Boris Johnson is the shameful product of a rotten political system


“Why does the country have such a clearly inappropriate man as Prime Minister, a man who makes us an international laughingstock and leaves a long-lasting legacy of disastrous misadministered laws and regulations, and a demoralized civil service? and deeply damaged?”

At BBC Politics North Sunday, I was asked to speak about the situation of Boris Johnson. I said I would prefer to talk about why we are talking about Boris Johnson.

Why does the country have such a clearly inappropriate man as prime minister, a man who makes us an international laughingstock and leaves a long-lasting legacy of disastrous, misadministered laws and regulations, and a demoralized and demoralized civil service? deeply damaged?

Let’s take stock briefly, as we face a potentially long and turbulent “partygate” outage since the police intervened in the mess.

From the world’s point of view, I will take just one example among many that could constitute a thick library tome. Only one from “Operation Red Meat” (groan – how Trumpian): The Ghanaian government immediately refused any suggestion that he was in talks with the UK over the uncertain treatment of refugees, or that he would even go along with the idea.

And the laws! I quoted on Politics North an unlikely ally, Lord Forsyth of Drumlean, Tory minister under John Major, who in the debate on the latest bill to reach the House of Lords, on state aid, noted“Again and again…we’ve had legislation that hasn’t been properly thought through.” Despite the best efforts of the increasingly escalating House of Lords, as the record shows 14 losses for the government on last week’s disastrously repressive and undemocratic police bill, disastrous laws are passed and then poorly enforced (see Environmental Land Management Programswhere “lack of detail prevents farmers from making critical long-term decisions”).

Then there is the civil service – gutted by austerity under David Cameron, it has been, Politics concluded last week, corroded by the pressure to cover up the man at the top and his minions following his lead. A revealing quote: “I think the blatant lies come more from the political side than from us.”

And since Sunday – politics moves fast these days, an insider came out much stronger on corruption and disorder in government. Lord Agnew of Oulton, the Minister for Fraud Control, in a dramatic resignation speech, said: “The total loss from fraud across Government is estimated at £29billion a year… but a combination of arrogance, indolence and ignorance freezes the machinery of government.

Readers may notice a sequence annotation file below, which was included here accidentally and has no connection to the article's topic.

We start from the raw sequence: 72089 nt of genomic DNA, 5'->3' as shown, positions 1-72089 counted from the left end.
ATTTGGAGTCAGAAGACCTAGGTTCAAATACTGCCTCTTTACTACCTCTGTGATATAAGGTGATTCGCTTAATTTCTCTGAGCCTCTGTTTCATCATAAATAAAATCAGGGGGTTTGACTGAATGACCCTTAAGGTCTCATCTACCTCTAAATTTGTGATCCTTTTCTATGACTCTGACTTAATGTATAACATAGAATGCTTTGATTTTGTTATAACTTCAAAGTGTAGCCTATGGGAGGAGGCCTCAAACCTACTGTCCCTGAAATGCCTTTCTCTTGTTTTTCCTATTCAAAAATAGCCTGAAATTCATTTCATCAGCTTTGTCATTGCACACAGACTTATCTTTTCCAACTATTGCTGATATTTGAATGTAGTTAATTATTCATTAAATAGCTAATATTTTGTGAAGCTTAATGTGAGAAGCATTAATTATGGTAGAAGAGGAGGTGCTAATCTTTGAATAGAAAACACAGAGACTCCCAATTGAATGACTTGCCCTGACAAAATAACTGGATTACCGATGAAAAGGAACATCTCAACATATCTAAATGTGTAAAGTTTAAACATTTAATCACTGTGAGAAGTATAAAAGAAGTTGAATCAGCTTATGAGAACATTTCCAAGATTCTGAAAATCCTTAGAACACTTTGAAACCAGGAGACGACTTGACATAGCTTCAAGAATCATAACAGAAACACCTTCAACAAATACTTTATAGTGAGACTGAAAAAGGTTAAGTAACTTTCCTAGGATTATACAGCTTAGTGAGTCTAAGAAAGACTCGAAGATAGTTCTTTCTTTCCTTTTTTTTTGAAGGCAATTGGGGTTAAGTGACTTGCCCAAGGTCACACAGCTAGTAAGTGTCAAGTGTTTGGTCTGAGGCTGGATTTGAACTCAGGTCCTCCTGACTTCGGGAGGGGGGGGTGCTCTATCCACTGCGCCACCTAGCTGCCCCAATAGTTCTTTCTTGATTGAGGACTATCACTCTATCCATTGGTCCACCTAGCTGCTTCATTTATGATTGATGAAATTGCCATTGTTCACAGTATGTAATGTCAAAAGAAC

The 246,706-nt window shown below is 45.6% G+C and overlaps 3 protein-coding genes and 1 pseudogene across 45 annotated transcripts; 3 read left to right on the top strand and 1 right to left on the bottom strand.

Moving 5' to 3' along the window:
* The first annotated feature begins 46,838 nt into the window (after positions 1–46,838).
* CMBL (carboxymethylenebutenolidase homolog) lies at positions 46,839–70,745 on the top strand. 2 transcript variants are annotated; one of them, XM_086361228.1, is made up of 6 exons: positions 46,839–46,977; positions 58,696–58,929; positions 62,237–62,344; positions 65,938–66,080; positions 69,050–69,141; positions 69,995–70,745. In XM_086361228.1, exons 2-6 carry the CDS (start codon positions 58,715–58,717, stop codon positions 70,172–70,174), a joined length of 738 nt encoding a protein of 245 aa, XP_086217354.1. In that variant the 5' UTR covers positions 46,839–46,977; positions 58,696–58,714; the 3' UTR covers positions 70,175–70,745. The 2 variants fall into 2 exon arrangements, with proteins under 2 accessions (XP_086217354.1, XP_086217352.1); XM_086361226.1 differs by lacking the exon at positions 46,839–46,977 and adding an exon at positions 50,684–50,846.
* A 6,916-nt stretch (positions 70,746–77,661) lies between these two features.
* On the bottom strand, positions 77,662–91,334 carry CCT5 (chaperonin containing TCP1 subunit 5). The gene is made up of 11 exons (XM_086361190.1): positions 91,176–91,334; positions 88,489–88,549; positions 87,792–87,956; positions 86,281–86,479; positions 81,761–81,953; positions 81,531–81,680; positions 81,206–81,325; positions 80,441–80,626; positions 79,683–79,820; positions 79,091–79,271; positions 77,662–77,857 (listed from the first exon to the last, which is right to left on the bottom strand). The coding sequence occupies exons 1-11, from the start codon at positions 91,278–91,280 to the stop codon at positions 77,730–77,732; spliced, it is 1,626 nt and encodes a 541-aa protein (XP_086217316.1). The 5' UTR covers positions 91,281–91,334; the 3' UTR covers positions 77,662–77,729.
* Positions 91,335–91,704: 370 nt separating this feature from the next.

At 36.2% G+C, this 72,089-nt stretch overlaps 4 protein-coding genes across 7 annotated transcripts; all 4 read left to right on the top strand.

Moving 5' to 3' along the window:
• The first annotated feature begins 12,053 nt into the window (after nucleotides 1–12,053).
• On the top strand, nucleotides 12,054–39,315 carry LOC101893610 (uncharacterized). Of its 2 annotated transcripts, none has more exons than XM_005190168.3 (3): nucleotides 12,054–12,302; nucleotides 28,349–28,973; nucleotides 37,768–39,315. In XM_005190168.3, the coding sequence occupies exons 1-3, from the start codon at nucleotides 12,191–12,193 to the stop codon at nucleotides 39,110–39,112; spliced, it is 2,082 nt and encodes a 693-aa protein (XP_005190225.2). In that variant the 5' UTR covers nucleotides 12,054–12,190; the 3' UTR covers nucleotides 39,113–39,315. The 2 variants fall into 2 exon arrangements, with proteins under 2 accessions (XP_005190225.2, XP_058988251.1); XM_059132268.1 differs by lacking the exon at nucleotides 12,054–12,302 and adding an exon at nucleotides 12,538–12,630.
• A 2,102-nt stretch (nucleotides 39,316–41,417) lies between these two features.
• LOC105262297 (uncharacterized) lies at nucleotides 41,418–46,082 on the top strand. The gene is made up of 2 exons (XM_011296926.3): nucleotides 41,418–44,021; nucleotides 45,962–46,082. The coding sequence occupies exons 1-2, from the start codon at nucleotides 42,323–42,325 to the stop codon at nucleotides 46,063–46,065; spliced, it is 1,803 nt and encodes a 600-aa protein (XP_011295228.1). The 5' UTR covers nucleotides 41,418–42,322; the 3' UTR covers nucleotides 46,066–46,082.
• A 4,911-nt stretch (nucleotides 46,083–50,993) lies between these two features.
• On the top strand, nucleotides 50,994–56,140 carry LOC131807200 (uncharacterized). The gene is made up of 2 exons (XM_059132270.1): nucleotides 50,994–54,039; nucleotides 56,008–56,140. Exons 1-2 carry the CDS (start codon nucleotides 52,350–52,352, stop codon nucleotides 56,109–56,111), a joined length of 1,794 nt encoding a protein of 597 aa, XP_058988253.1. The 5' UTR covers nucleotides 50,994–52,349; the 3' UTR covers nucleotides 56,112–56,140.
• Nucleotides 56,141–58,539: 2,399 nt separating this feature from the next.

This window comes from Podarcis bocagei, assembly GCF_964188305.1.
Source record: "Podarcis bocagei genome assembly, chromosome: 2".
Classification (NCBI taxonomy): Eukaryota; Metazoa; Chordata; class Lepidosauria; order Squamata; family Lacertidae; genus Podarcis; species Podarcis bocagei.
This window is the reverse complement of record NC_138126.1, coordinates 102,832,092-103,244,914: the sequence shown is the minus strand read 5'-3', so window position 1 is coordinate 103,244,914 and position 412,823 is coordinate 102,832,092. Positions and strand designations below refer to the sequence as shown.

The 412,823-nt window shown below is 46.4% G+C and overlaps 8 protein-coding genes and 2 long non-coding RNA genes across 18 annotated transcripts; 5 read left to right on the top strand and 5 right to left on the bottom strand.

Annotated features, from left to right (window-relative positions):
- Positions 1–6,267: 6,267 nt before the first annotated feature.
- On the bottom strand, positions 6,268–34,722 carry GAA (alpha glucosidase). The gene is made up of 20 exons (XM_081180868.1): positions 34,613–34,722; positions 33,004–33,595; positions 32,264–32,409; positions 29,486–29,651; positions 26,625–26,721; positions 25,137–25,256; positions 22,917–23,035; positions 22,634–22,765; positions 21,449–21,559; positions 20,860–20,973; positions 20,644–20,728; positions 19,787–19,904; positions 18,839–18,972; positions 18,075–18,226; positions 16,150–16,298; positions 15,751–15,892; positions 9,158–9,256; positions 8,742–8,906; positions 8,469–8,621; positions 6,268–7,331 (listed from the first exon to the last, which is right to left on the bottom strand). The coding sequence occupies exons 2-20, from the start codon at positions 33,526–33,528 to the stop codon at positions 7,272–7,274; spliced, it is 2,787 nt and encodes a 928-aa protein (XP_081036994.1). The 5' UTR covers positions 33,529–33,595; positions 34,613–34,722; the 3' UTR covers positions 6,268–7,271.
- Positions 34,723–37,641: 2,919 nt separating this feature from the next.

Boris Johnson was elected Conservative leader because MPs and members believed he could win the next election. They didn’t think – or need not think – that he could win the majority of the country, just that he could sway swing voters into swing seats (often seats that had strayed away from a party Labor who had ignored them for decades, “knowing” they would vote Labor no matter what.)

But the problem isn’t just Johnson. You must be wondering why have we had three such disastrous prime ministers in a row?

Theresa May, who never having her maidenhead safe seat had to fight a competitive election, fell in the Tory leadership when Andrea Leadsom implodedwas at sea during the 2017 election.

There was David Cameron, who fell into Brexit with rampant overconfidence, having become Prime Minister because he thought he should personally get the role, with no idea what he wanted to do with it.

It is easy to blame individual behavior for our current bad governance and bad international reputation – and I do – but there is clearly a systematic problem when the country is so badly governed and so undemocratic, with parliament not representing the views People .

It only took the support of 30% of the country – that’s the percentage of eligible voters who turned out for Johnson in 2019 (44% of people who voted) – to give Johnson 100% of the power to the House of Commons.

The irony is that the unelected House of Lords – its composition determined by a mix of medieval heritage and 18th-century style patronage – is oddly more representative of the country than the House of Commons, and more effective in its scrutiny of legislation.

In all the scramble to get rid of Boris Johnson – and this week or next week, or next month, or after the local elections in May – it will happen, we have to step back and ask why we are in this situation. It’s not like there’s gonna be something better then intensify.

This constitution is the result of centuries of historical accidents. It’s uncodified (you can’t find an official document that tells us how we are governed), relies on people “good guys”, and is deeply undemocratic. It’s outdated and it doesn’t work.

We need a change of system – a modern, functional and democratic constitution. It needs to be written, not because it guarantees that people will do the right thing, but because many of the current ridiculous elements (see “spider letters”) just wouldn’t be printed and because there would be clarity on how it works.

And its form should be decided by the people, through a constitutional convention, a form of popular assembly, a form of deliberative democracy that is taking on a growing and successful role in the world.

Decades ago, New Zealanders abandoned their Westminster-style system and opted for a proportionally elected parliament, where MPs represent the views of the people. It gave them Jacinda Ahern, who this week annulled his marriage to comply with Covid restrictions. Boris Johnson couldn’t even postpone a few simple knees in the office. It is a contrast not only of individuals, but of systems.

Natalie Bennett is a Green Party counterpart and an editor of Left Foot Forward

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